Paul: Taking issue Larry's use of the idea of Atinkering@ with the election results relative to the invoking of diversity requirements at the end of the election process. Why would it be improper to adjust the outcome of the election along guidelines of diversity requirements if those requirements were fairly agreed upon in advance of the election - they would simply be a legal and proper part of the election itself. And just very briefly, you're advocating a nominations committee -

Larry: No - a candidate search committee.

Paul: A candidate search committee - to... nominate candidates?

Larry: No, to find and select candidates - and help them get their petitions.

Paul: Is this in effect that they're being nominated by the committee?

Larry: No.

Paul: Ok - and would it be known by any of the voters that certain candidates went through that process?

Larry: No.

Paul: And why would that be? And could the candidate announce that they were recruited by the committee in that process? And as it relates to political parties - we're talking about a process where if a particular political party gets 10% of the votes, they get 10% of the seats in the assembly - and that's a completely different situation.

Fred: That's the constituency model.

Larry: First to the use of the word Arigged@ - I in one e-mail to Paul used the word Arigged@ - I subsequently backed off of that - the would substitute the word Acontrolled@ - whatever - the use of quotas (diversity mandates?) to adjust the outcome of the election at the end is what I oppose. People can choose to do that. I just feel that we should set up a system that respects the decision of the electorate, and when they decide, that's the result. As for countries, you're right that countries use it, and KPFA has used it as well and Gregory Wonderwheel mentions that the results of the election were roughly proportional to the races and genders of the candidates that were available. Now, they had a requirement, so after the election they adjusted the results - they skipped some candidates that actually won - I am opposed to the adjustment.

Leslie: I have several things. One of the C. McKinney's points about Afull-fledged democracies@ - I don't know if such a thing exists. Also, one point that you make is that when someone is elected they would then be responsible to the people who voted - there is overwhelming evidence that just because someone is elected, doesn't mean they're responsive to the people who elected them. Next, I'm a little surprised by the strong reaction to the notion you mention of the candidate search committee - I believe I'm right to say that the committee does not nominate anyone - it finds, encourages people to run. I think we all should be search committees in that way, and if there's a more organized way to do that, I personally have no problem with it. Could be a useful thing, and it certainly would not keep anyone not recruited that way from running. Such a group would not keep anyone else from doing the same thing (recruitment), it would just make sure that somebody was doing it. But another thing I wanted to mention, as I understand it. PR has been designed so you don't end up with one political party having an overwhelming dominance. But here, we're basically talking about individuals, I wasn't necessarily talking about groups of people, or slates -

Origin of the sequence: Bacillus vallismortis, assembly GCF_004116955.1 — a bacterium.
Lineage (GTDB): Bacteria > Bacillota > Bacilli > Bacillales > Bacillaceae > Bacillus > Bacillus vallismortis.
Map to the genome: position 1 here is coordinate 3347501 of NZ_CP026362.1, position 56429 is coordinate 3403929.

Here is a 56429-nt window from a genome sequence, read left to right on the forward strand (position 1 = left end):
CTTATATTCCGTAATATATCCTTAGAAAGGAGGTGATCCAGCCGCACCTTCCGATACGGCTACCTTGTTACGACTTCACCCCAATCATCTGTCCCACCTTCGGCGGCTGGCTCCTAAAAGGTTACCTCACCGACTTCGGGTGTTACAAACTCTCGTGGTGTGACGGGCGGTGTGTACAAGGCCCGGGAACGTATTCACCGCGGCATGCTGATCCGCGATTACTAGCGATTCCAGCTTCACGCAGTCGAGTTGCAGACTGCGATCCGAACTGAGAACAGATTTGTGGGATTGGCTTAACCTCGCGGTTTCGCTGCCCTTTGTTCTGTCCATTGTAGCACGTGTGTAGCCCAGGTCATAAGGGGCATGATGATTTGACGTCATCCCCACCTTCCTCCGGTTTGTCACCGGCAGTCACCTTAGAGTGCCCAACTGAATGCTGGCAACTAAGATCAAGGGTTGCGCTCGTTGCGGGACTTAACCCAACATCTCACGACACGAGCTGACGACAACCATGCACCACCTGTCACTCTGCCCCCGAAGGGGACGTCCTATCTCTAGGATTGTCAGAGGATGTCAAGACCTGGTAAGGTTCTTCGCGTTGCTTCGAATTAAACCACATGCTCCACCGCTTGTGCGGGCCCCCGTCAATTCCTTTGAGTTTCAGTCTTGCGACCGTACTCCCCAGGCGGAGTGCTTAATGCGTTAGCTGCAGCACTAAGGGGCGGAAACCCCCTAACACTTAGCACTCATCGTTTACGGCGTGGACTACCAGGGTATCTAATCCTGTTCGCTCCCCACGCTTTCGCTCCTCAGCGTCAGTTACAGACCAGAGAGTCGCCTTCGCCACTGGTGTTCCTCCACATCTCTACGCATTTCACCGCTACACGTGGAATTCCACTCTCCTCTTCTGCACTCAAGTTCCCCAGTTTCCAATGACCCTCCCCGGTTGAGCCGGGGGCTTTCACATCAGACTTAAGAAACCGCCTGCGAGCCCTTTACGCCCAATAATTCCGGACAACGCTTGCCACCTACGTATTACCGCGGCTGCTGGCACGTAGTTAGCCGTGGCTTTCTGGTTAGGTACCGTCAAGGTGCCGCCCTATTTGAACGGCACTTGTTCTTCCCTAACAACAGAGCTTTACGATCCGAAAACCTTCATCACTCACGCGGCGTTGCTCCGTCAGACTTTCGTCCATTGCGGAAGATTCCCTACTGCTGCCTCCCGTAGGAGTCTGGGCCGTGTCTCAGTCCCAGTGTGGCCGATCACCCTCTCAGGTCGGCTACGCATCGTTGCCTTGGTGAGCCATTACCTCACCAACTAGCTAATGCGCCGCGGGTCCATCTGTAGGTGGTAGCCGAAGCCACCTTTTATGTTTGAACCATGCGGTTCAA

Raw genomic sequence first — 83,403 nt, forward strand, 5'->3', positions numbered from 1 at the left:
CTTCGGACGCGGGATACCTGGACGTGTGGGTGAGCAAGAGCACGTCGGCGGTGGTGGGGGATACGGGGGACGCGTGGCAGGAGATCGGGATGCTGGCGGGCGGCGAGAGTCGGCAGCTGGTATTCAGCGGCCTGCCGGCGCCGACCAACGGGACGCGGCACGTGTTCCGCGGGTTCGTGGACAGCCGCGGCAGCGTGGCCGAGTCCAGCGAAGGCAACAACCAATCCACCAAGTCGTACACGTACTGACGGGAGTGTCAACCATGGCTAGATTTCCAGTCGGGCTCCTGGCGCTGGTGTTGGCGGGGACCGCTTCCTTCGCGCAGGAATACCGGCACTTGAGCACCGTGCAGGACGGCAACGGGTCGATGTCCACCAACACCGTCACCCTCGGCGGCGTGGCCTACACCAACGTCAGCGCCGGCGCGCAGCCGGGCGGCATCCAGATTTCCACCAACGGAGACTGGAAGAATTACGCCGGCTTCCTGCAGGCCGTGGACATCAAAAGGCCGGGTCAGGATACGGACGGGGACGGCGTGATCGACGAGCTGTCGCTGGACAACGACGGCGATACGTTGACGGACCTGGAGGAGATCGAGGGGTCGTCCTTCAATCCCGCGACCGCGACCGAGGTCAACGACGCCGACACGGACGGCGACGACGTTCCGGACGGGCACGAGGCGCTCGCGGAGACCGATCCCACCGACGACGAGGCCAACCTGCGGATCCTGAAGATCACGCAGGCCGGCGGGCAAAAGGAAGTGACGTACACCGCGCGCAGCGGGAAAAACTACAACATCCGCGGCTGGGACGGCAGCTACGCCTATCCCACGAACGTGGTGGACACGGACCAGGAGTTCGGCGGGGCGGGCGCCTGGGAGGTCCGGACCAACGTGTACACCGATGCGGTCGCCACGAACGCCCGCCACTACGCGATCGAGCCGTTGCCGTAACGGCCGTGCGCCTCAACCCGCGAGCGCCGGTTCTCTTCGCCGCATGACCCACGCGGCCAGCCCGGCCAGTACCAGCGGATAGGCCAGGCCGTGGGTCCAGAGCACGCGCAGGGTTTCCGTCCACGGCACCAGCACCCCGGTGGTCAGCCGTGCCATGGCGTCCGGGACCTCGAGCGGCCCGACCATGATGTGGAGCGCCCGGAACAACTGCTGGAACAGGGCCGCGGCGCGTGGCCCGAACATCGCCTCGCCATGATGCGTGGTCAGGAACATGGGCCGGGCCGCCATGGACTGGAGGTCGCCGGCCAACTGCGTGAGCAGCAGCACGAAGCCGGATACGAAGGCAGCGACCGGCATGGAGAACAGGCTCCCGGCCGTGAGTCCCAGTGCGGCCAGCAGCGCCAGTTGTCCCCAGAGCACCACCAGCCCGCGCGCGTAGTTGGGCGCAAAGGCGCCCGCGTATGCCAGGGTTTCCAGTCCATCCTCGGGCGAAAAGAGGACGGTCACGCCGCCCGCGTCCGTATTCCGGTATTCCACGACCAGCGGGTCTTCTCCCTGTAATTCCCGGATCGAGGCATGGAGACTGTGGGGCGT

Larry: I'm not talking about slates - but groups could campaign for people on the street, or things of that sort, they just couldn't do it on-air.

Leslie: But as an example, if ten seats are open, a candidate needs only about ten percent of the votes to win - my question is about how do we do our best to protect the mission here - how do we keep people who are not clear about their relationship to the mission from slipping in?

Larry: In KPFA, they give out a questionnaire and how they respond to these questions is known, so people hear how the candidates feel about protecting the mission.

David: They can lie.

Larry: Anybody can lie.

Leslie: No, suppose everybody tells the truth, but we just know that one of the candidates is weaker about how to protect the mission, they can still slip in with that 10% of the votes... Larry: But it's always subjective who is weaker and who is stronger.

Listener: How is this different from the top ten vote-getters getting the job?

Larry: Can you just wait for S. Salchow's presentation?

Eve: Campaign search committee - I disagree with Larry (along the lines of what Fred said) as to how he would set it up. I would say that the LAB should be responsible to see that the committee was set up and doing the work, but none of the LAB members should be on it - they should just see to it that it exists. It should be open to anybody.

Carolyn: LAB should set up a committee, but only to verify basic requirements, that their petitions are in order, that they live in the signal area, etc., but only that verification of qualifications role, no anointing of candidates as being otherwise acceptable to the LAB or committee.

Steve: Of any objection to a search committee set up by the LAB, if it's not created by the LAB, how else would it be created? And if anybody can petition to be a candidate, I wonder whether than applies to non-listeners, non-members?

Larry: I think there should be a set of criteria and one of those criteria would be that you have to be a full-fledged listener-member.

Janice: I'm not sure how you can control producers or what people say on-air.

Larry: You can't control what people say, but you can make it that if a producer endorses someone on-air, his/her candidate is disqualified. This would discourage that from happening.